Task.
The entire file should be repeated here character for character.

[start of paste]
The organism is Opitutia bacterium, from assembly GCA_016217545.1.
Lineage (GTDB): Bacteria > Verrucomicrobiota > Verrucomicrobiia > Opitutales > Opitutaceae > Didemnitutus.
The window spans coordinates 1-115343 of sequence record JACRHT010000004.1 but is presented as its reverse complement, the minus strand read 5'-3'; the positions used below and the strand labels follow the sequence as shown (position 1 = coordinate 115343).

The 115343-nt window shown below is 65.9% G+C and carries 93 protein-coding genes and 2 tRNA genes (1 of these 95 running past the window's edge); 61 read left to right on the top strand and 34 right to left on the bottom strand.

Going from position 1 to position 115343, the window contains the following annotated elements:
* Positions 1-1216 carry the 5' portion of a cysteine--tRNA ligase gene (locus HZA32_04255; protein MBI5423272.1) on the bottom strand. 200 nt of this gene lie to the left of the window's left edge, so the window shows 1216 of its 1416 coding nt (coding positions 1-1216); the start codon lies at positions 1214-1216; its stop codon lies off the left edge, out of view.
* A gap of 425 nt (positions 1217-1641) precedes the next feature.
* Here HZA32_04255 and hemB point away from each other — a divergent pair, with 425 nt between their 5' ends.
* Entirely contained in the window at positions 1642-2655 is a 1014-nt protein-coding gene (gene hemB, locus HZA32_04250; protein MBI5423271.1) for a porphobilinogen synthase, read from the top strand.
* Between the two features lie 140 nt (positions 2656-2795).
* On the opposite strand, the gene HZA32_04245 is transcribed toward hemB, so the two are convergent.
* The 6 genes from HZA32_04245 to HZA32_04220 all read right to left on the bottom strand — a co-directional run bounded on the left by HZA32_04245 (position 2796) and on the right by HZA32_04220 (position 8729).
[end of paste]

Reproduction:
The organism is Opitutia bacterium, from assembly GCA_016217545.1.
Lineage (GTDB): Bacteria > Verrucomicrobiota > Verrucomicrobiia > Opitutales > Opitutaceae > Didemnitutus.
The window spans coordinates 1-115343 of sequence record JACRHT010000004.1 but is presented as its reverse complement, the minus strand read 5'-3'; the positions used below and the strand labels follow the sequence as shown (position 1 = coordinate 115343).

The 115343-nt window shown below is 65.9% G+C and carries 93 protein-coding genes and 2 tRNA genes (1 of these 95 running past the window's edge); 61 read left to right on the top strand and 34 right to left on the bottom strand.

Going from position 1 to position 115343, the window contains the following annotated elements:
* Positions 1-1216 carry the 5' portion of a cysteine--tRNA ligase gene (locus HZA32_04255; protein MBI5423272.1) on the bottom strand. 200 nt of this gene lie to the left of the window's left edge, so the window shows 1216 of its 1416 coding nt (coding positions 1-1216); the start codon lies at positions 1214-1216; its stop codon lies off the left edge, out of view.
* A gap of 425 nt (positions 1217-1641) precedes the next feature.
* Here HZA32_04255 and hemB point away from each other — a divergent pair, with 425 nt between their 5' ends.
* Entirely contained in the window at positions 1642-2655 is a 1014-nt protein-coding gene (gene hemB, locus HZA32_04250; protein MBI5423271.1) for a porphobilinogen synthase, read from the top strand.
* Between the two features lie 140 nt (positions 2656-2795).
* On the opposite strand, the gene HZA32_04245 is transcribed toward hemB, so the two are convergent.
* The 6 genes from HZA32_04245 to HZA32_04220 all read right to left on the bottom strand — a co-directional run bounded on the left by HZA32_04245 (position 2796) and on the right by HZA32_04220 (position 8729).